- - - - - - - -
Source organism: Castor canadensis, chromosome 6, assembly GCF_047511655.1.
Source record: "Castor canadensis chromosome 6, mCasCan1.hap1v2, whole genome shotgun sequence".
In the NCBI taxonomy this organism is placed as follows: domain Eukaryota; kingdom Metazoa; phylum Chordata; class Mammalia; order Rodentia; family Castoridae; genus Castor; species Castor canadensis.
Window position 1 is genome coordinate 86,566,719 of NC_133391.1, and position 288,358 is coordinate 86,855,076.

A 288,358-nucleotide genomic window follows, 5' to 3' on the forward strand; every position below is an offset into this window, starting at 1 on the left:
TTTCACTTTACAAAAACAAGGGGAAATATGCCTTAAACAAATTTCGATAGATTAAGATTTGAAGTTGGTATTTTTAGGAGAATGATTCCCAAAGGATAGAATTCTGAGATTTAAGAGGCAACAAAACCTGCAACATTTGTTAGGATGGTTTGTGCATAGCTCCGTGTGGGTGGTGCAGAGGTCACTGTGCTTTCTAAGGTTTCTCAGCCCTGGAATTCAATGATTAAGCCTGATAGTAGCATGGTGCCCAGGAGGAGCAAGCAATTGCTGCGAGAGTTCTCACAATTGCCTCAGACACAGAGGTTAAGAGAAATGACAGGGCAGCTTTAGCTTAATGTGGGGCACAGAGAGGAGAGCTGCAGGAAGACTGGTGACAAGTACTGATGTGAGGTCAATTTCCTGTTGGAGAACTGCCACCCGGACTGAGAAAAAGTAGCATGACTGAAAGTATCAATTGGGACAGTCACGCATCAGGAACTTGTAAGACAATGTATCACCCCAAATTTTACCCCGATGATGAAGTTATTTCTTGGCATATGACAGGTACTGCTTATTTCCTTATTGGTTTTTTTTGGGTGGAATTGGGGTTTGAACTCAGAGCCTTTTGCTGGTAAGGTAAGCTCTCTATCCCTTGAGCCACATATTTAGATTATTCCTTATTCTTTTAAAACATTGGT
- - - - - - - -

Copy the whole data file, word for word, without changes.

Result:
Source organism: Castor canadensis, chromosome 6, assembly GCF_047511655.1.
Source record: "Castor canadensis chromosome 6, mCasCan1.hap1v2, whole genome shotgun sequence".
In the NCBI taxonomy this organism is placed as follows: domain Eukaryota; kingdom Metazoa; phylum Chordata; class Mammalia; order Rodentia; family Castoridae; genus Castor; species Castor canadensis.
Window position 1 is genome coordinate 86,566,719 of NC_133391.1, and position 288,358 is coordinate 86,855,076.

A 288,358-nucleotide genomic window follows, 5' to 3' on the forward strand; every position below is an offset into this window, starting at 1 on the left:
TTTCACTTTACAAAAACAAGGGGAAATATGCCTTAAACAAATTTCGATAGATTAAGATTTGAAGTTGGTATTTTTAGGAGAATGATTCCCAAAGGATAGAATTCTGAGATTTAAGAGGCAACAAAACCTGCAACATTTGTTAGGATGGTTTGTGCATAGCTCCGTGTGGGTGGTGCAGAGGTCACTGTGCTTTCTAAGGTTTCTCAGCCCTGGAATTCAATGATTAAGCCTGATAGTAGCATGGTGCCCAGGAGGAGCAAGCAATTGCTGCGAGAGTTCTCACAATTGCCTCAGACACAGAGGTTAAGAGAAATGACAGGGCAGCTTTAGCTTAATGTGGGGCACAGAGAGGAGAGCTGCAGGAAGACTGGTGACAAGTACTGATGTGAGGTCAATTTCCTGTTGGAGAACTGCCACCCGGACTGAGAAAAAGTAGCATGACTGAAAGTATCAATTGGGACAGTCACGCATCAGGAACTTGTAAGACAATGTATCACCCCAAATTTTACCCCGATGATGAAGTTATTTCTTGGCATATGACAGGTACTGCTTATTTCCTTATTGGTTTTTTTTGGGTGGAATTGGGGTTTGAACTCAGAGCCTTTTGCTGGTAAGGTAAGCTCTCTATCCCTTGAGCCACATATTTAGATTATTCCTTATTCTTTTAAAACATTGGT